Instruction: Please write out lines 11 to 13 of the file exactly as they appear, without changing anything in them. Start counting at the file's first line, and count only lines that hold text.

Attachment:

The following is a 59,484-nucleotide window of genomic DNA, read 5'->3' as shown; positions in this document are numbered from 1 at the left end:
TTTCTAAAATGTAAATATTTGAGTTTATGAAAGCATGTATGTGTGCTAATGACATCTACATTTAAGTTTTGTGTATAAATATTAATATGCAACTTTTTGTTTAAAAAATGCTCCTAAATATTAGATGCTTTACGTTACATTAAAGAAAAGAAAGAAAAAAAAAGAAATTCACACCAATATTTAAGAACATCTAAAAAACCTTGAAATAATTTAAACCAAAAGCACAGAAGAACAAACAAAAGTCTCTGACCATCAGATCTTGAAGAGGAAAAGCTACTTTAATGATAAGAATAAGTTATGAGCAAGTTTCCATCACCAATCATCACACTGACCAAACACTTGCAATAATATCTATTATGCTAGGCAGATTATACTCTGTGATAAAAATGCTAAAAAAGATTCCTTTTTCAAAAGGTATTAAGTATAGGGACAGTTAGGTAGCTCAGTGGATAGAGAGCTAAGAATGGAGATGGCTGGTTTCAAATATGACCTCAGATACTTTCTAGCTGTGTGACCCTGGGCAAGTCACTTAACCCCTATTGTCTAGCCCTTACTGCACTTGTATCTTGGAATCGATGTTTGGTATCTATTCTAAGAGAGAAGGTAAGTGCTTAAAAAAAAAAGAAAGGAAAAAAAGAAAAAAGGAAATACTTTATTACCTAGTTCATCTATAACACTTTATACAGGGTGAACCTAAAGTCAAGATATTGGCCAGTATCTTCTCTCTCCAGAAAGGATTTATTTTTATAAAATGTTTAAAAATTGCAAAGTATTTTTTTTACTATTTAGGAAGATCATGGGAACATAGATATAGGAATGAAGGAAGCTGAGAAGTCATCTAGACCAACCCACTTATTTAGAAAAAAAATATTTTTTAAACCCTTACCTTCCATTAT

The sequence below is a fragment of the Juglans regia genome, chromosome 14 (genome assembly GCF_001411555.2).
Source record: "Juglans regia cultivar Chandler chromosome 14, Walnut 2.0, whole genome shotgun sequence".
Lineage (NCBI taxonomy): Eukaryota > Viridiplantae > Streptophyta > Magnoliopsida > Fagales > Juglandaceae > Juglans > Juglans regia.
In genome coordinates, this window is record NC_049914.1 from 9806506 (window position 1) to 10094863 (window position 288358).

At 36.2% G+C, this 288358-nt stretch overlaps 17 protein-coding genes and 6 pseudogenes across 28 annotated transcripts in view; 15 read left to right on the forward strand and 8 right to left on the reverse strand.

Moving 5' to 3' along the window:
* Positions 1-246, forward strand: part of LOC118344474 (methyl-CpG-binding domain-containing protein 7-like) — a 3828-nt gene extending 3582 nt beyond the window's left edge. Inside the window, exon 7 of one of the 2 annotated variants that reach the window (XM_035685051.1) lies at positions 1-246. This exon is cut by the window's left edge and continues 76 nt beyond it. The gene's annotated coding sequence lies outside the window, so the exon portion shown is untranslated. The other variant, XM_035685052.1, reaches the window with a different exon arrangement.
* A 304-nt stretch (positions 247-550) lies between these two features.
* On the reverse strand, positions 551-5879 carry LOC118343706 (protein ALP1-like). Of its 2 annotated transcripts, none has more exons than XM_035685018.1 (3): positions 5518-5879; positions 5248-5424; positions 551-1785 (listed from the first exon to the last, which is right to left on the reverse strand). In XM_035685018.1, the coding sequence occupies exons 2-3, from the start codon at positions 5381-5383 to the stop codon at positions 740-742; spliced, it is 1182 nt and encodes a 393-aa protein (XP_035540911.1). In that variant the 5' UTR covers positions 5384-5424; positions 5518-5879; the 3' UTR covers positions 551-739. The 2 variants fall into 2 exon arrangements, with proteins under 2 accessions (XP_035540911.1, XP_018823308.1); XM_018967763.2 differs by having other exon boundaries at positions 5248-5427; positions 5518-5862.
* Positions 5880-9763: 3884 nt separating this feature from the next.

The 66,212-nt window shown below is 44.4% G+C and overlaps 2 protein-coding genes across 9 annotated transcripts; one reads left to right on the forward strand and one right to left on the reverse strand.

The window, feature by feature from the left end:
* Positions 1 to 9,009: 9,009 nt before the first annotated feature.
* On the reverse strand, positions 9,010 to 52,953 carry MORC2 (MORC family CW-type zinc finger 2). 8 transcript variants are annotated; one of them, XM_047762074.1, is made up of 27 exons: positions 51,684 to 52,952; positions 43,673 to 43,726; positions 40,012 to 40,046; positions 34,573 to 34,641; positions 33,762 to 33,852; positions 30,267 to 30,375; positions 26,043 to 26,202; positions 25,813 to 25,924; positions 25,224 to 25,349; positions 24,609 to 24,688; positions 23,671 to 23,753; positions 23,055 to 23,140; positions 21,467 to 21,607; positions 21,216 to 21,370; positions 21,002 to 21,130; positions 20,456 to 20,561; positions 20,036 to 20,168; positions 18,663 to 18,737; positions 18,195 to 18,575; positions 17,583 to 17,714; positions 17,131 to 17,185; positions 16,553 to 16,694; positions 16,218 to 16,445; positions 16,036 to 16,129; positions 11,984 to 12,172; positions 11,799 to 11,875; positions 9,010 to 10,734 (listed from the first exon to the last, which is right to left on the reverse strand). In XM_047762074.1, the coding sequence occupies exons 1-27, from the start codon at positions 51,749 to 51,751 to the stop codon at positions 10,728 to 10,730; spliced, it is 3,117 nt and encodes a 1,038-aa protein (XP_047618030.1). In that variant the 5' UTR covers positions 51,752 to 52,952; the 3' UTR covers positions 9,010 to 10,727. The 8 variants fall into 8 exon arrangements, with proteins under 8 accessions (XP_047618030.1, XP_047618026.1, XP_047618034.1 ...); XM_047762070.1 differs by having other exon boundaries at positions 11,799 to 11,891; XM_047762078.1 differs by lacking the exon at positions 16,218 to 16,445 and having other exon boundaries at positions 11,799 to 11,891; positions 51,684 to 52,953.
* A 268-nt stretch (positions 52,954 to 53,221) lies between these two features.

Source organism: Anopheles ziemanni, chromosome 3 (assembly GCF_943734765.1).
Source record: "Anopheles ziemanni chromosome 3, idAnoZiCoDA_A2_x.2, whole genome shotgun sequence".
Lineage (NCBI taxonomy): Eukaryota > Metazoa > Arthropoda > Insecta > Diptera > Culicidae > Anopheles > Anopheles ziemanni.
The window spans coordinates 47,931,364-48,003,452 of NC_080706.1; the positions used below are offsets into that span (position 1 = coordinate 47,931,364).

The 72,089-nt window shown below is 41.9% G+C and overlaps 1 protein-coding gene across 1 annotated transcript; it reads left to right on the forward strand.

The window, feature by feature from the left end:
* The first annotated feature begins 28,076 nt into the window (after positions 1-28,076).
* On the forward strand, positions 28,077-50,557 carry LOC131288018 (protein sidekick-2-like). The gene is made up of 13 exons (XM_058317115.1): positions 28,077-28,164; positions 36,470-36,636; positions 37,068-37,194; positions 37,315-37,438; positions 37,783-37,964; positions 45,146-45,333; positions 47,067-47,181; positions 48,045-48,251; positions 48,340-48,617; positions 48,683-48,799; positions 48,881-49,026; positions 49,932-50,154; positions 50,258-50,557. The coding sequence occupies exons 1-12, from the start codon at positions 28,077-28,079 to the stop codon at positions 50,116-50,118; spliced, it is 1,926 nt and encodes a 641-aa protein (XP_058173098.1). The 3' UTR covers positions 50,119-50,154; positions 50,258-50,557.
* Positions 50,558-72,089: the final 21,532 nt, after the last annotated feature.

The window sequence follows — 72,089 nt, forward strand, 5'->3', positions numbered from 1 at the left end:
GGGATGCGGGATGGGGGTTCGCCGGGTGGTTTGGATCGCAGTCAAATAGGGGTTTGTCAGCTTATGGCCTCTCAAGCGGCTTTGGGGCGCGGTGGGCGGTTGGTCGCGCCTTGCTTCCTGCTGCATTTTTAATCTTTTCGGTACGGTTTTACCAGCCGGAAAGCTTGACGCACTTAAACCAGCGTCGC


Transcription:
* On the reverse strand, positions 551-5879 carry LOC118343706 (protein ALP1-like). Of its 2 annotated transcripts, none has more exons than XM_035685018.1 (3): positions 5518-5879; positions 5248-5424; positions 551-1785 (listed from the first exon to the last, which is right to left on the reverse strand). In XM_035685018.1, the coding sequence occupies exons 2-3, from the start codon at positions 5381-5383 to the stop codon at positions 740-742; spliced, it is 1182 nt and encodes a 393-aa protein (XP_035540911.1). In that variant the 5' UTR covers positions 5384-5424; positions 5518-5879; the 3' UTR covers positions 551-739. The 2 variants fall into 2 exon arrangements, with proteins under 2 accessions (XP_035540911.1, XP_018823308.1); XM_018967763.2 differs by having other exon boundaries at positions 5248-5427; positions 5518-5862.
* Positions 5880-9763: 3884 nt separating this feature from the next.

The 66,212-nt window shown below is 44.4% G+C and overlaps 2 protein-coding genes across 9 annotated transcripts; one reads left to right on the forward strand and one right to left on the reverse strand.